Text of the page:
JPC Diagnosis:  

1. Lung, pulmonary arteries: Neural emboli, multiple.
2. Lung: Granulomas, parabronchiolar, multiple, with anthracosis.

Conference Comment:  

The contributor provides an outstanding review of cerebral tissue pulmonary embolization. Both cerebral and cerebellar tissue was identified in emboli. This particular case has significant slide variation; in several sections the neural emboli are not as striking; however, immunohistochemical staining with GFAP confirms the presence of cerebrum or cerebellum within numerous pulmonary arterioles. 

Conference participants conducted an abbreviated discussion of the anatomy and physiology of the normal avian lung. The avian mesobronchus (similar to the mammalian bronchus) is an airway lined with ciliated respiratory epithelium that has hyaline cartilage and smooth muscle within its walls; it has no direct function in gas exchange. The mesobronchus gives rise to the recurrent secondary bronchi, which are analagous to mammalian bronchioles and contain smooth muscle, but no cartilage within their walls. These further divide into tertiary bronchi (parabronchi) with walls that are "scalloped" by bay-like air vesicles, where gas exchange takes place. Air vesicles are composed of simple squamous epithelium with an underlying supporting connective tissue. Air passes through numerous air capillaries in the wall of each air vesicle; these are adjacent to the blood capillaries, an arrangement that results in the establishment of a countercurrent flow. Unlike mammalian ventilation, in which a part of the ventilator volume is "stale" air, and mammalian structure with its numerous blind alleys and abundant dead space, the avian lung is a continuous flow system. Thus, avian lungs are much more efficient than mammalian, which is not surprising, considering the high demand of flight muscles for oxygenation.(3)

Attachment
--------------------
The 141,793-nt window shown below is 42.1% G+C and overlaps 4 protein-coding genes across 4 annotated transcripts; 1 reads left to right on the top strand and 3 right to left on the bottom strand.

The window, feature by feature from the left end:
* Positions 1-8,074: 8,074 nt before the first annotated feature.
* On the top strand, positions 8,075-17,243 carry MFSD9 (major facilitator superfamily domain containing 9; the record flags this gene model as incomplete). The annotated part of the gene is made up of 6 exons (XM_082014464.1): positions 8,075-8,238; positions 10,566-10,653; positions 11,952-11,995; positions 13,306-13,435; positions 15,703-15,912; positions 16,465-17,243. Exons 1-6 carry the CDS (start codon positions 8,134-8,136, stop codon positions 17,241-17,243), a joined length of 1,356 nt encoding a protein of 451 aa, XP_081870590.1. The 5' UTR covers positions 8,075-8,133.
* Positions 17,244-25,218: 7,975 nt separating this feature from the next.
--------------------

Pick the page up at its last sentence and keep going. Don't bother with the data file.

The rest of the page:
Participants closed with a brief summary of other reported causes of pulmonary emboli, including trophoblastic emboli (especially in guinea pigs), fibrocartilaginous emboli, neoplastic cells (especially lymphocytes in mice with tumor lysis syndrome), bone marrow elements (subsequent to injury/fracture), and allantoic fluid (in humans).


1. Bowling MB, Belk KE, Nightingale KK, Goodridge LD, Scanga JA, Sofos JN, et al. Central nervous system tissue in meat products: an evaluation of risk, prevention strategies, and testing procedures. Adv Food Nutr Res. 2007;53:39-64.

2. Brown P, Will RG, Bradley R, Asher DM, Detwiler L. Bovine spongiform encephalopathy and variant Cruetzfeldt-Jakob disease: background, evolution and current concerns. Emerg Infect Dis. 2001;7:6-16.

3. Caceci T. Virginia-Maryland Regional College of Veterinary Medicine, Blacksburg, VA. VM8054 Veterinary Histology website. Respiratory System II: Avians. Accessed February 22, 2014.

4. Cox P, Silvestri E, Lazda E, Nash R, Jeffrey I, Ostojic N et al. Embolism of brain tissue in intrapartum and early neonatal deaths: report of 9 cases. Pediatr Dev Pathol. 2009;12:464-468.

5. Echeverria RF, Baitello AL, Pereira de Godoy JM, Espada PC, Morioka RY. Prevalence of death due to pulmonary embolism after trauma. Lung India. 2010;27:72-74.

6. Geerts WH, Code KI, Jay RM, Chen E, Szalai JP. A prospective study of venous thromboembolism after major trauma. N Engl J Med. 1994;331:16011606. 

7. Jones M, Peden AH, Prowse CV, Gr+�-�ner A, Manson JC, Turner ML, et al. In vitro amplification and detection of variant CreutzfeldtJakob disease PrPSc. J Pathol. 2007;213:21-26.

8. Morentin B, Biritxinaga B. Massive pulmonary embolization by cerebral tissue after head trauma in an adult male. Am J Forensic Med Pathol. 2006;27:268-270.

9. Smith FM, West NH, Jones DR. The Cardiovascular system. In: Whittow GC, ed. Sturkies Avian Physiology. 5th ed. San Diego, CA: Academic Press; 2000:174.

10. West NH, Langille BL, Jones DR. Cardiovascular system. In: King AS, McLelland J, eds. Form and Function in Birds. Vol. 2. San Francisco, CA: Academic Press; 1981:278-283.

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2-1. Lung

2-2. Lung

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2-4. Lung